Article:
how do solar panels work

Monocrystalline vs Polycrystalline

If you’ve come across different colored solar panels then you may be wondering which is better, black solar panels vs blue. Monocrystalline panels are black and polycrystalline panels are blue, at least, that’s how they appear. Each type of panel looks different because of the way in which they’re made. Monocrystalline cells are made from a single crystal silicon ingot, and polycrystalline cells are made from molten silicon, poured into a mold. The outside silicon cools at a quicker rate than the inside, creating many (poly) crystals, and this is what sparks the blue-ish sparkly hue.
Monocrystalline cells, when compared to polycrystalline cells, offer a higher solar cell efficiency, which means they produce a higher output per panel. However, bear in mind that this is only true when used in peak conditions, which means when located at zero degrees (North in the Southern hemisphere or South in the Northern hemisphere). Due to its multi-faceted surface, the poly cell performs better in weaker light conditions and when placed on Western and Eastern-facing surfaces.

how do solar panels work

Solar Tiles vs Solar Panels

Solar tiles, or shingles, are a more visually attractive option than solar panels, as they are designed to look just like a normal tiled roof. Solar tiles are particularly useful if you live in an area where panels are prohibited due to heritage conservation, or if your roof is the wrong shape or size for conventional PV panels. However, cost can be a factor for many homeowners.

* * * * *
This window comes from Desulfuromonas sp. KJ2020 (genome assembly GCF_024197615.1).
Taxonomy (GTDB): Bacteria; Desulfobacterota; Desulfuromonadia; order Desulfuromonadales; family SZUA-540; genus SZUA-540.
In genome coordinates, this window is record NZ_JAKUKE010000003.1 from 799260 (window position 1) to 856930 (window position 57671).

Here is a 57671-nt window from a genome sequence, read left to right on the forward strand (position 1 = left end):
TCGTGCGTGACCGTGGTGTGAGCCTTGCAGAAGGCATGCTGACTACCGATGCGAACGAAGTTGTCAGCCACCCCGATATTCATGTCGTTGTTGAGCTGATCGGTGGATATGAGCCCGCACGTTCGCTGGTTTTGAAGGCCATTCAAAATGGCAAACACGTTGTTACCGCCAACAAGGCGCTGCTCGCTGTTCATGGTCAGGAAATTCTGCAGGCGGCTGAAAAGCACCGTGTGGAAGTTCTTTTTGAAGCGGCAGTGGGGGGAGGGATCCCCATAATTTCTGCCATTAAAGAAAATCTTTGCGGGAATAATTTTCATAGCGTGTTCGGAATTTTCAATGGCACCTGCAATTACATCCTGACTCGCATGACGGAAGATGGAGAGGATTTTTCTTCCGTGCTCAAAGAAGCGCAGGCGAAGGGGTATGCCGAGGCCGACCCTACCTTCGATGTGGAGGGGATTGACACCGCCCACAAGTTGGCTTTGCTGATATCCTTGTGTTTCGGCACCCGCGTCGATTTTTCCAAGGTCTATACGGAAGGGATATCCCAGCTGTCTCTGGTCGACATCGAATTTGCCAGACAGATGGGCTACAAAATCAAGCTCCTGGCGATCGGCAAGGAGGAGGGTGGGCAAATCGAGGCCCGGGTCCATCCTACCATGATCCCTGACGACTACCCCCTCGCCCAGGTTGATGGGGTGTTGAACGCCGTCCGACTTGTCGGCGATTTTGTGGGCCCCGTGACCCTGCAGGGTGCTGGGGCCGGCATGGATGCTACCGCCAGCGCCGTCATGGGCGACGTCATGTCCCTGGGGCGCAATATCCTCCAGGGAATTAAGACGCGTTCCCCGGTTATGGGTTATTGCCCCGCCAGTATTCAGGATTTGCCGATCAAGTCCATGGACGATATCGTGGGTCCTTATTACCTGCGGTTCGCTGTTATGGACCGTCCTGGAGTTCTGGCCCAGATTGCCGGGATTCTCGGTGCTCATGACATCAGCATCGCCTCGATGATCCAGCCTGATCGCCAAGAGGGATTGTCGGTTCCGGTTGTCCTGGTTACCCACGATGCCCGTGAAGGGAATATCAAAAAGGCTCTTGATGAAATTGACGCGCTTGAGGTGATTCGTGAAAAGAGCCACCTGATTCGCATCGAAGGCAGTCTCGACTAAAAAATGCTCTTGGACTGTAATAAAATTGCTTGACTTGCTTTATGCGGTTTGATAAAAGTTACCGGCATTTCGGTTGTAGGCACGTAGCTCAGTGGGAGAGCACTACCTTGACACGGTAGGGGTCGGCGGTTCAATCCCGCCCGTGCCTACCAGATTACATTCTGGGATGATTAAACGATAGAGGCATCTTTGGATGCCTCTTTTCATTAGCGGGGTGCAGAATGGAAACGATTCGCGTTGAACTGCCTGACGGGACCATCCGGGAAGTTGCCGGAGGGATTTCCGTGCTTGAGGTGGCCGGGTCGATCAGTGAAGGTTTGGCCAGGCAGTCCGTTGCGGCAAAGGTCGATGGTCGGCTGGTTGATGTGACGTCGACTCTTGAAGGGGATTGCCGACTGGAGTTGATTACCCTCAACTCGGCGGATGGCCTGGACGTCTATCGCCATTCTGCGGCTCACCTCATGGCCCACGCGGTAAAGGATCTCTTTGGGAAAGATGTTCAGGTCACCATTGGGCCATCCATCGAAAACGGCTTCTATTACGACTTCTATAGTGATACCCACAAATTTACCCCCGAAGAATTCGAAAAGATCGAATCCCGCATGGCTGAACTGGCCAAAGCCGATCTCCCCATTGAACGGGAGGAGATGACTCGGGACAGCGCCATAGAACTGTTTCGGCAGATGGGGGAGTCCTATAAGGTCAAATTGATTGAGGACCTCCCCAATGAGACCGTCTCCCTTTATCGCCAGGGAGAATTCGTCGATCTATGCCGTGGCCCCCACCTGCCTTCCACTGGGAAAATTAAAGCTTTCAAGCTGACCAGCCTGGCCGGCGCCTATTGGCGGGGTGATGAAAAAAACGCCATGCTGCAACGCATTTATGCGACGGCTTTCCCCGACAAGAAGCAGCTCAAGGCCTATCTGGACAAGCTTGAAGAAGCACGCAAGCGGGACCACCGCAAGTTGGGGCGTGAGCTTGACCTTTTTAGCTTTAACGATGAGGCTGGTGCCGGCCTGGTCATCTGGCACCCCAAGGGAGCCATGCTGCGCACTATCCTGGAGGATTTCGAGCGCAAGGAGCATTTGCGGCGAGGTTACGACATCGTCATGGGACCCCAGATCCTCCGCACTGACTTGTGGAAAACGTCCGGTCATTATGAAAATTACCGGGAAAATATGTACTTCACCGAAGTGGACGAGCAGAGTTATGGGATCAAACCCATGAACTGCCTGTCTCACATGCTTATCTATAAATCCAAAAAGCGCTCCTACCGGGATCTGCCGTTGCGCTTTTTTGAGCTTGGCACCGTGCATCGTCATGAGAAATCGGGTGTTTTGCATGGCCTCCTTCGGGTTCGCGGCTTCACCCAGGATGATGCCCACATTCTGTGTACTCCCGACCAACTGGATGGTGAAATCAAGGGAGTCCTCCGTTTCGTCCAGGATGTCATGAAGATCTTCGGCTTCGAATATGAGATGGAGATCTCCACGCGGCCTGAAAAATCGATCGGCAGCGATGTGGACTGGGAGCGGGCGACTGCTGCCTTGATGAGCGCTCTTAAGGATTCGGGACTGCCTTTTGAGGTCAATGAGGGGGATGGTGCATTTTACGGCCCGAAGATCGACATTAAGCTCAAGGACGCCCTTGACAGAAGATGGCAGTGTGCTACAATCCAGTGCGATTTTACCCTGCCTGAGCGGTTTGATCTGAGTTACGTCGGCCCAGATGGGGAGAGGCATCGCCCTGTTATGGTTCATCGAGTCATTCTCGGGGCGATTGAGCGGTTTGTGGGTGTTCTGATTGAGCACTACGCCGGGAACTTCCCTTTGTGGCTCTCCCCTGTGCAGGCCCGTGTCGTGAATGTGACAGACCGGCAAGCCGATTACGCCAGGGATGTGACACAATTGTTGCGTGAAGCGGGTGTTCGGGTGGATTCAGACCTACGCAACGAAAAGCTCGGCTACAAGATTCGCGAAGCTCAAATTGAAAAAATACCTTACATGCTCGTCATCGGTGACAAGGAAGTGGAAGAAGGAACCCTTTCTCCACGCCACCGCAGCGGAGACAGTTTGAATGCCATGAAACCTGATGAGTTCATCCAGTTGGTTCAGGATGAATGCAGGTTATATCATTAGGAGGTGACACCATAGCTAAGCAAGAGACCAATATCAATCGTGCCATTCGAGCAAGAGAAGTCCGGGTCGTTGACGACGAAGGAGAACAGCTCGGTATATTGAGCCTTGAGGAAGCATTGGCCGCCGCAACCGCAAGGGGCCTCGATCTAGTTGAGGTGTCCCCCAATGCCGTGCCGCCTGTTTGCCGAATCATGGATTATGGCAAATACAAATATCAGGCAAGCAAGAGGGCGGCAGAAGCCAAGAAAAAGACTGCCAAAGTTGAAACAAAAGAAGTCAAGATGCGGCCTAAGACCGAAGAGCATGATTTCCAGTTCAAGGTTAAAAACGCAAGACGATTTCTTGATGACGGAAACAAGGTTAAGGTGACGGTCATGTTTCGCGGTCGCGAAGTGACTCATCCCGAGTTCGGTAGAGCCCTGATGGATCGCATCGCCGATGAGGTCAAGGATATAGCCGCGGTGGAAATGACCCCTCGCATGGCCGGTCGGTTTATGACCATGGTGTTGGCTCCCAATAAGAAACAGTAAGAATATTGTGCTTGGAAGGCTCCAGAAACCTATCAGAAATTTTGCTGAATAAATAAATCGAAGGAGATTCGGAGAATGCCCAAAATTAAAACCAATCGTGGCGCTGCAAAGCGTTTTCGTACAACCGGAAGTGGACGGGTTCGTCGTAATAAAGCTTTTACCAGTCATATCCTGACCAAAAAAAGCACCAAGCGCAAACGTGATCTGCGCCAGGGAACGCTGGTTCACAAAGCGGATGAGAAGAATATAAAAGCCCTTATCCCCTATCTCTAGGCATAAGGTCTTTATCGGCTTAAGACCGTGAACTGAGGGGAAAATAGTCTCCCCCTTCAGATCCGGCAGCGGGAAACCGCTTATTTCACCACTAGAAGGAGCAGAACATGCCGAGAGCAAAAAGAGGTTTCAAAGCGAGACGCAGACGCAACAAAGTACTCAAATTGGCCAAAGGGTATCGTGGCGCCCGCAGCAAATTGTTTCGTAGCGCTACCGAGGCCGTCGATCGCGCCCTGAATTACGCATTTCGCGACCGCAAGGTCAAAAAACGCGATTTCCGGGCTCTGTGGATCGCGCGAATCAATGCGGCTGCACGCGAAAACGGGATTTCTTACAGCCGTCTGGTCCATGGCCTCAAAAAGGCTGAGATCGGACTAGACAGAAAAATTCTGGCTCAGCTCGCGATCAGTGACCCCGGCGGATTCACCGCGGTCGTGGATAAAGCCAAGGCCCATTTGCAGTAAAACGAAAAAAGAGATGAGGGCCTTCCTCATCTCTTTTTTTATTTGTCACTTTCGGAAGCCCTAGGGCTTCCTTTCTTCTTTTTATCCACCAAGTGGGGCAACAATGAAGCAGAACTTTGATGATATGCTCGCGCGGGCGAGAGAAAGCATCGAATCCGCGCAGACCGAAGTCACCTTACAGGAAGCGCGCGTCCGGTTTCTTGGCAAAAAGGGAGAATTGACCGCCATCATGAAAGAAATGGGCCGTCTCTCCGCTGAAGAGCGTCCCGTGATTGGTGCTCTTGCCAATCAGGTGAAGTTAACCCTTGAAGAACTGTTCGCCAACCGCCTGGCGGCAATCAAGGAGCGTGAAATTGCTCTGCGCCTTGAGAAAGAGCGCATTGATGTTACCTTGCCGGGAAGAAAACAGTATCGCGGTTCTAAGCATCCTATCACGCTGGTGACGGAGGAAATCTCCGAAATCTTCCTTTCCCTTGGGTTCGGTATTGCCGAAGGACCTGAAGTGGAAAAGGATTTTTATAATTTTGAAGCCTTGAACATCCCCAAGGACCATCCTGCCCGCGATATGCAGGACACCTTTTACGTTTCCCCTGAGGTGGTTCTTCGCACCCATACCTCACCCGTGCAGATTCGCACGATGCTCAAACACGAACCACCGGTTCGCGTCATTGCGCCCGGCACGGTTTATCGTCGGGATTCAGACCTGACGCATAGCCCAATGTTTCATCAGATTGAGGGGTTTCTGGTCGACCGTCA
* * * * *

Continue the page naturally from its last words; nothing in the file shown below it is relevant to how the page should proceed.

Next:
Solar tiles are a fantastic option for those who can afford them and if you just happen to need a new roof then the cost suddenly becomes a lot more reasonable. But it’s not just the cost of a solar tile that makes a solar tile roof more expensive. The energy output isn’t as high as a solar panel either, so you won’t be saving as much money on your electricity bill. Things to bear in mind when trying to create a sustainable legacy for your family long-term.

Investing in the Future

Most of us like to do our best when it comes to living responsibly and setting a good example for our children. We recycle, upcycle, and reuse everything we can. Investing in green energy is something extra that we can all do, that will not only end up paying for itself over the years, but will also keep our children and our children’s children safe, long after we’re gone. As fossil fuels become less and less available, it’s more important than ever to create an energy-independent future for the generations to come. We’re here to help that dream become a reality.

how do solar panels work

SOURCES:

https://www.solargreen.net.au/the-three-types-of-solar-cells.html
https://www.redarc.com.au/poly-vs-mono-vs-amorphous-know-the-difference